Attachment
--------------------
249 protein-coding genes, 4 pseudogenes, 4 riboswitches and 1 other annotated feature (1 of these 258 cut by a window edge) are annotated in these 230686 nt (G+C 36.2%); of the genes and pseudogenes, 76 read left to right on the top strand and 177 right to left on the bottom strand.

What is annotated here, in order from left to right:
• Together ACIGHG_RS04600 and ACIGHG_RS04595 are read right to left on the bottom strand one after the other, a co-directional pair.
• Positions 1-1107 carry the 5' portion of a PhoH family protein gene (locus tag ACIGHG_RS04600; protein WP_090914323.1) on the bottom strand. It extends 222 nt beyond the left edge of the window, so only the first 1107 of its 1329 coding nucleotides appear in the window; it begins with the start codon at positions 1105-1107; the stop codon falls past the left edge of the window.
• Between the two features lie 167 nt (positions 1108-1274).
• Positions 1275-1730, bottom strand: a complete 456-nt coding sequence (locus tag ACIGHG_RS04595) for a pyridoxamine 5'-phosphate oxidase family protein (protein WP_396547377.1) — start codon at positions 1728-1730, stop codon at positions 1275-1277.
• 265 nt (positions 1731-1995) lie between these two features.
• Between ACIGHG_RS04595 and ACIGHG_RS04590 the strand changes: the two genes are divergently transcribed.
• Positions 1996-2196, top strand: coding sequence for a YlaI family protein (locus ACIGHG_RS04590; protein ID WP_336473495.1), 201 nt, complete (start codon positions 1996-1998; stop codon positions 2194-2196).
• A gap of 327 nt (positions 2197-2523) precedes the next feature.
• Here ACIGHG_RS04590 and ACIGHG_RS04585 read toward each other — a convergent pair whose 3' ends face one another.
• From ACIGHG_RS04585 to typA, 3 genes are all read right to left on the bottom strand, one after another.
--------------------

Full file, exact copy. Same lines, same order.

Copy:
249 protein-coding genes, 4 pseudogenes, 4 riboswitches and 1 other annotated feature (1 of these 258 cut by a window edge) are annotated in these 230686 nt (G+C 36.2%); of the genes and pseudogenes, 76 read left to right on the top strand and 177 right to left on the bottom strand.

What is annotated here, in order from left to right:
• Together ACIGHG_RS04600 and ACIGHG_RS04595 are read right to left on the bottom strand one after the other, a co-directional pair.
• Positions 1-1107 carry the 5' portion of a PhoH family protein gene (locus tag ACIGHG_RS04600; protein WP_090914323.1) on the bottom strand. It extends 222 nt beyond the left edge of the window, so only the first 1107 of its 1329 coding nucleotides appear in the window; it begins with the start codon at positions 1105-1107; the stop codon falls past the left edge of the window.
• Between the two features lie 167 nt (positions 1108-1274).
• Positions 1275-1730, bottom strand: a complete 456-nt coding sequence (locus tag ACIGHG_RS04595) for a pyridoxamine 5'-phosphate oxidase family protein (protein WP_396547377.1) — start codon at positions 1728-1730, stop codon at positions 1275-1277.
• 265 nt (positions 1731-1995) lie between these two features.
• Between ACIGHG_RS04595 and ACIGHG_RS04590 the strand changes: the two genes are divergently transcribed.
• Positions 1996-2196, top strand: coding sequence for a YlaI family protein (locus ACIGHG_RS04590; protein ID WP_336473495.1), 201 nt, complete (start codon positions 1996-1998; stop codon positions 2194-2196).
• A gap of 327 nt (positions 2197-2523) precedes the next feature.
• Here ACIGHG_RS04590 and ACIGHG_RS04585 read toward each other — a convergent pair whose 3' ends face one another.
• From ACIGHG_RS04585 to typA, 3 genes are all read right to left on the bottom strand, one after another.